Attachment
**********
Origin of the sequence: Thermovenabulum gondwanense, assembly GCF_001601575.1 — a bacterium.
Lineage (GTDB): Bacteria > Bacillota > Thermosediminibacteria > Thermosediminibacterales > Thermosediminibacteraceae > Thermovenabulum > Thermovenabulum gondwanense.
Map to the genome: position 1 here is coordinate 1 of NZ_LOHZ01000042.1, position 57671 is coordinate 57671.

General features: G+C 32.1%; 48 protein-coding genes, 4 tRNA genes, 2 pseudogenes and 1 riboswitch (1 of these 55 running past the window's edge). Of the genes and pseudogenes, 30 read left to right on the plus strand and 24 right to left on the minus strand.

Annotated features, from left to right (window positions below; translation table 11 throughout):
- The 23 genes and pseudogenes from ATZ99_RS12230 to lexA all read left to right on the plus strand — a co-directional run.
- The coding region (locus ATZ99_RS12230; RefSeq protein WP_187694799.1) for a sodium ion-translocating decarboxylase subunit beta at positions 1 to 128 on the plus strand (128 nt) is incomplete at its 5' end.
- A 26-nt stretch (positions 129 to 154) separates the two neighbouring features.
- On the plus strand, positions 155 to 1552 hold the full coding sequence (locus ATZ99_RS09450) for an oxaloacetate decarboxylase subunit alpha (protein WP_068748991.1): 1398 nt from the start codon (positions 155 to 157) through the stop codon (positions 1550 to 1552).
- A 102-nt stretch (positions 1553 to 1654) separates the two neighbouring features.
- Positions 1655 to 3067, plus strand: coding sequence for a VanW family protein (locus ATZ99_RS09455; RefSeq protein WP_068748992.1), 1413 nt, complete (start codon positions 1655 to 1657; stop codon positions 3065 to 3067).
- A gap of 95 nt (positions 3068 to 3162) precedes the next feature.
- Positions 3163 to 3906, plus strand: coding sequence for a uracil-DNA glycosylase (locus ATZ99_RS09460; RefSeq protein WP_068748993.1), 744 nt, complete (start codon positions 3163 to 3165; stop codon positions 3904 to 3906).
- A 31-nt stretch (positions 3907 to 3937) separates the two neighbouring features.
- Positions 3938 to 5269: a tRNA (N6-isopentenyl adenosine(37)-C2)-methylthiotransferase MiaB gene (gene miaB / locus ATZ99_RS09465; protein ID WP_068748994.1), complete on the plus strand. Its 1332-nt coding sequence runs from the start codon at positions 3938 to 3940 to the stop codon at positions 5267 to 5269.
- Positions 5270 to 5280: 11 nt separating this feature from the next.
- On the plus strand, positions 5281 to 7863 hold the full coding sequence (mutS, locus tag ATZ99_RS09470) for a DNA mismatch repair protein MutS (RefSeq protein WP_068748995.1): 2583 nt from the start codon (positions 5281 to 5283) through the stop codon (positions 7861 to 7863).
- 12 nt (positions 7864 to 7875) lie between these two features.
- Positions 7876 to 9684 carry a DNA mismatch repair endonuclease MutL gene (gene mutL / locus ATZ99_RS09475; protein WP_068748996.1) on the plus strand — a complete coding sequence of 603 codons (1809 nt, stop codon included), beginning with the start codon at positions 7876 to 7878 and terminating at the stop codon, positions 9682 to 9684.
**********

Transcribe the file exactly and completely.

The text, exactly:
Origin of the sequence: Thermovenabulum gondwanense, assembly GCF_001601575.1 — a bacterium.
Lineage (GTDB): Bacteria > Bacillota > Thermosediminibacteria > Thermosediminibacterales > Thermosediminibacteraceae > Thermovenabulum > Thermovenabulum gondwanense.
Map to the genome: position 1 here is coordinate 1 of NZ_LOHZ01000042.1, position 57671 is coordinate 57671.

General features: G+C 32.1%; 48 protein-coding genes, 4 tRNA genes, 2 pseudogenes and 1 riboswitch (1 of these 55 running past the window's edge). Of the genes and pseudogenes, 30 read left to right on the plus strand and 24 right to left on the minus strand.

Annotated features, from left to right (window positions below; translation table 11 throughout):
- The 23 genes and pseudogenes from ATZ99_RS12230 to lexA all read left to right on the plus strand — a co-directional run.
- The coding region (locus ATZ99_RS12230; RefSeq protein WP_187694799.1) for a sodium ion-translocating decarboxylase subunit beta at positions 1 to 128 on the plus strand (128 nt) is incomplete at its 5' end.
- A 26-nt stretch (positions 129 to 154) separates the two neighbouring features.
- On the plus strand, positions 155 to 1552 hold the full coding sequence (locus ATZ99_RS09450) for an oxaloacetate decarboxylase subunit alpha (protein WP_068748991.1): 1398 nt from the start codon (positions 155 to 157) through the stop codon (positions 1550 to 1552).
- A 102-nt stretch (positions 1553 to 1654) separates the two neighbouring features.
- Positions 1655 to 3067, plus strand: coding sequence for a VanW family protein (locus ATZ99_RS09455; RefSeq protein WP_068748992.1), 1413 nt, complete (start codon positions 1655 to 1657; stop codon positions 3065 to 3067).
- A gap of 95 nt (positions 3068 to 3162) precedes the next feature.
- Positions 3163 to 3906, plus strand: coding sequence for a uracil-DNA glycosylase (locus ATZ99_RS09460; RefSeq protein WP_068748993.1), 744 nt, complete (start codon positions 3163 to 3165; stop codon positions 3904 to 3906).
- A 31-nt stretch (positions 3907 to 3937) separates the two neighbouring features.
- Positions 3938 to 5269: a tRNA (N6-isopentenyl adenosine(37)-C2)-methylthiotransferase MiaB gene (gene miaB / locus ATZ99_RS09465; protein ID WP_068748994.1), complete on the plus strand. Its 1332-nt coding sequence runs from the start codon at positions 3938 to 3940 to the stop codon at positions 5267 to 5269.
- Positions 5270 to 5280: 11 nt separating this feature from the next.
- On the plus strand, positions 5281 to 7863 hold the full coding sequence (mutS, locus tag ATZ99_RS09470) for a DNA mismatch repair protein MutS (RefSeq protein WP_068748995.1): 2583 nt from the start codon (positions 5281 to 5283) through the stop codon (positions 7861 to 7863).
- 12 nt (positions 7864 to 7875) lie between these two features.
- Positions 7876 to 9684 carry a DNA mismatch repair endonuclease MutL gene (gene mutL / locus ATZ99_RS09475; protein WP_068748996.1) on the plus strand — a complete coding sequence of 603 codons (1809 nt, stop codon included), beginning with the start codon at positions 7876 to 7878 and terminating at the stop codon, positions 9682 to 9684.